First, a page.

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BP Energy Outlook Proclaims Possible 25% Carbon Emissions Increase By 2035

One of the world’s six “supermajor” oil and gas companies, BP, has released its annual Energy Outlook, and in addition to predicting a 37% increase in global demand for energy, the company also believes that — if nothing is done to corral them — carbon dioxide emissions are likely to rise by 25% by 2035.

The Outlook, amongst many other criteria, considered global CO2 emissions based on the company’s projections of energy markets and likely evolutions of carbon-related policies. The projections show that emissions will rise by 1% each year by 2035, totaling 25%, “on a trajectory significantly above the path recommended by scientists as illustrated, for example, by the IEA’s ‘450 Scenario’.”

“The most likely path for carbon emissions, despite current government policies and intentions, does not appear sustainable,” writes Bob Dudley, Group chief executive. “The projections highlight the scale of the challenge facing policy makers at this year’s UN-led discussions in Paris. No single change or policy is likely to be sufficient on its own. And identifying in advance which changes are likely to be most effective is fraught with difficulty.”

On the whole, despite the recent weakening in the global energy market, continued economic growth in Asia — particularly in China and India — is expected to drive the planet’s demand for energy over the next 20 years, which is expected to rise by 37% from 2013 to 2035 on an average of 1.4% per year.

In terms of million tonnes of oil equivalent (Mtoe), the demand for energy is just going to continue to grow.

BP-1And as BP’s chief economist, Spencer Dale says, “the vast majority of growth” is expected to be “coming from fast-growing developing economies such as India and China.”

Spencer Dale was highlighted by BP in a video released in conjunction with the Outlook.

Interestingly, BP doesn’t see renewables making up much of the overall energy mix in 2035, but whether because it is being more realistic than those of us within the industry, or because they are paid to be biased, I’m unsure.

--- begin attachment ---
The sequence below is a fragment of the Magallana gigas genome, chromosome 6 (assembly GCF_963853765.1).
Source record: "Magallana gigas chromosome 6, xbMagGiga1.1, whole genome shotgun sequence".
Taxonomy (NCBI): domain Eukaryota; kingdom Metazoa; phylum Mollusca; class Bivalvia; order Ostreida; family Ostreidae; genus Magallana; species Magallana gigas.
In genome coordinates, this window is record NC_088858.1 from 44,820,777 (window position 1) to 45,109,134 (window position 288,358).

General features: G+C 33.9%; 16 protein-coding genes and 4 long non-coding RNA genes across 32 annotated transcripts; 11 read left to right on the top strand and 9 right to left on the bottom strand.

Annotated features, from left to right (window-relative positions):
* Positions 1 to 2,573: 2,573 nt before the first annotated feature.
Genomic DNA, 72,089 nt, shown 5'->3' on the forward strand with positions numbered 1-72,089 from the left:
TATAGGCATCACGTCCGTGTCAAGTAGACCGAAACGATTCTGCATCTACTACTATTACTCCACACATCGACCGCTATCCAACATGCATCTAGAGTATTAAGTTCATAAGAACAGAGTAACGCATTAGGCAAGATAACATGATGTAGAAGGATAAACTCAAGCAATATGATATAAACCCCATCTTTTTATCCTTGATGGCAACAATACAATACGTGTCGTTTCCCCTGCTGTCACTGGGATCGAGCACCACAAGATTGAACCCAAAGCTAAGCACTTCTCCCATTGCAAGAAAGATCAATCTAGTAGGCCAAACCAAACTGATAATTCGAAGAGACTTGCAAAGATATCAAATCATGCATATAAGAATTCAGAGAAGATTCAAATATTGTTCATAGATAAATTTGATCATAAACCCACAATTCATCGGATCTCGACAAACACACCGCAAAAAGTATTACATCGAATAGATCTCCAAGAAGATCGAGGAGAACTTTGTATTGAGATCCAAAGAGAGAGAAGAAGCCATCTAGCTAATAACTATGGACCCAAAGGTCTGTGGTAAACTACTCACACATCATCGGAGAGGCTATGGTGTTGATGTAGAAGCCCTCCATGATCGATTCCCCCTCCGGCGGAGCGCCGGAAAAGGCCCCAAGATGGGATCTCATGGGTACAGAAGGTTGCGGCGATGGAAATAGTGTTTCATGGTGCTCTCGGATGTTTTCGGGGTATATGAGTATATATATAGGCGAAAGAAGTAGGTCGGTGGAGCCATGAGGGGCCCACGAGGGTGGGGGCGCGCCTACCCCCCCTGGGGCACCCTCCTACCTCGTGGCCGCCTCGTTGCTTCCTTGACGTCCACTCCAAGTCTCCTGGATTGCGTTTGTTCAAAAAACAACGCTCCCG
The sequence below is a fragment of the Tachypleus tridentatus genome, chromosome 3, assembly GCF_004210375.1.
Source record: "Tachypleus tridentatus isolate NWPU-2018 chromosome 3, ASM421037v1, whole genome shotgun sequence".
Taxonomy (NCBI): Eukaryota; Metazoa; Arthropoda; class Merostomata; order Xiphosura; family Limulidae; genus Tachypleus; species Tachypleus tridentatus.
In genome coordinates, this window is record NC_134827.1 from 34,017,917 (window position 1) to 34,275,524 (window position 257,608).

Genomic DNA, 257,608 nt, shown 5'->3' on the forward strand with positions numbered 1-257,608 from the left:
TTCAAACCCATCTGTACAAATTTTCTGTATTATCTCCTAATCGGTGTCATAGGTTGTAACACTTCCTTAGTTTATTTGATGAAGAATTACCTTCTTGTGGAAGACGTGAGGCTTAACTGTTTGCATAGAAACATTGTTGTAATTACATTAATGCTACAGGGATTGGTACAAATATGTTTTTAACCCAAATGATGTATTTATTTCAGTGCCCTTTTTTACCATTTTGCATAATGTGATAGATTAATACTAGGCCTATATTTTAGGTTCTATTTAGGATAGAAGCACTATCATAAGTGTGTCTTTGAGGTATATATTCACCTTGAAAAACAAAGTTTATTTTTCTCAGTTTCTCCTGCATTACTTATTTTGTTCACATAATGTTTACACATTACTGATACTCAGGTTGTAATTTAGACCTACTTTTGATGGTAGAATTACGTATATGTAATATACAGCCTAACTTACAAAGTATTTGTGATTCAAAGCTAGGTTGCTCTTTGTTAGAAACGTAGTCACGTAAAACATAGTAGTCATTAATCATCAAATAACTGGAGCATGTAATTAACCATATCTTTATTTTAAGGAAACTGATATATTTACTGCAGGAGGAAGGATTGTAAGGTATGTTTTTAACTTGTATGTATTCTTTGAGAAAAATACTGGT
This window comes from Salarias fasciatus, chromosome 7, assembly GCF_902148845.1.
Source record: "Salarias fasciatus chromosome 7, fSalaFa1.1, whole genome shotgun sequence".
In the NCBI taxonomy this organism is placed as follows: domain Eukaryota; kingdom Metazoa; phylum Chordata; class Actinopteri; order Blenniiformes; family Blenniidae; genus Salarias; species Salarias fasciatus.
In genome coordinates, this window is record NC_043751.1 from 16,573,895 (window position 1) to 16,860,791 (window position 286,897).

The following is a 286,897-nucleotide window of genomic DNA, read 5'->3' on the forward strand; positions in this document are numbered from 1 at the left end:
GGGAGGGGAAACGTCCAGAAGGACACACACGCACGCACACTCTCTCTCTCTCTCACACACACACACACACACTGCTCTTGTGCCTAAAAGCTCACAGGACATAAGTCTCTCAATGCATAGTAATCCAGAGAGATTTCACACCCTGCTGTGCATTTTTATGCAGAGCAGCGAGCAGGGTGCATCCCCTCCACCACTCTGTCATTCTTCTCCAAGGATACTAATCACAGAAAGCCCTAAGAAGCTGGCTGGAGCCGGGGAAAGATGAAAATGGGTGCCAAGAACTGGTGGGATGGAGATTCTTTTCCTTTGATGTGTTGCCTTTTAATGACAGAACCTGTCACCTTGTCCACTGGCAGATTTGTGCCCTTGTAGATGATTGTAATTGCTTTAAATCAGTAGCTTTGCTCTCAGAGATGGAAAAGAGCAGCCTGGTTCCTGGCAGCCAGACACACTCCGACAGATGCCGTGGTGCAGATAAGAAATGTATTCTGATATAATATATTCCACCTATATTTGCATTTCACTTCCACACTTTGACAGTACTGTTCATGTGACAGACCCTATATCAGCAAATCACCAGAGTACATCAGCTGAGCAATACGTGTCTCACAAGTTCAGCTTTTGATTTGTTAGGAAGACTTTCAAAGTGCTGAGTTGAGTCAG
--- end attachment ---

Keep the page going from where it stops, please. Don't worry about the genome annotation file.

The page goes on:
BP-2But it’s BP’s analysis of carbon emissions that is really interesting, and beneficial coming from such a major contributor of said-emissions.

Dale highlights three “additional messages” that came out of their analysis that deal with carbon emissions:

First, no single initiative or improvement is likely to be sufficient on its own. Second, it is really hard for policymakers to pick in advance which of those improvements will be a winner. Third, the best way to pick those winners and losers is to let the market decide; for policymakers to take steps that result in a meaningful global price for carbon. That would provide the incentives for everybody to play their role – energy companies in terms of the types of fuel they produce and consumers in terms of the types of energy that they demand.

This is the sort of talk we expect to hear from “supermajor” oil and gas companies, as it allows for their business models to continue relatively unaffected — maybe with only slight adjustments to production. And while, in broad strokes, Dale is correct — it is very difficult to pick the best initiative or improvement — solid governmental decisions need to be made to provide the investment security necessary for renewables and energy efficiency methods to gain the traction their dirtier-cousins already hold (thanks in large part to governmental incentives).

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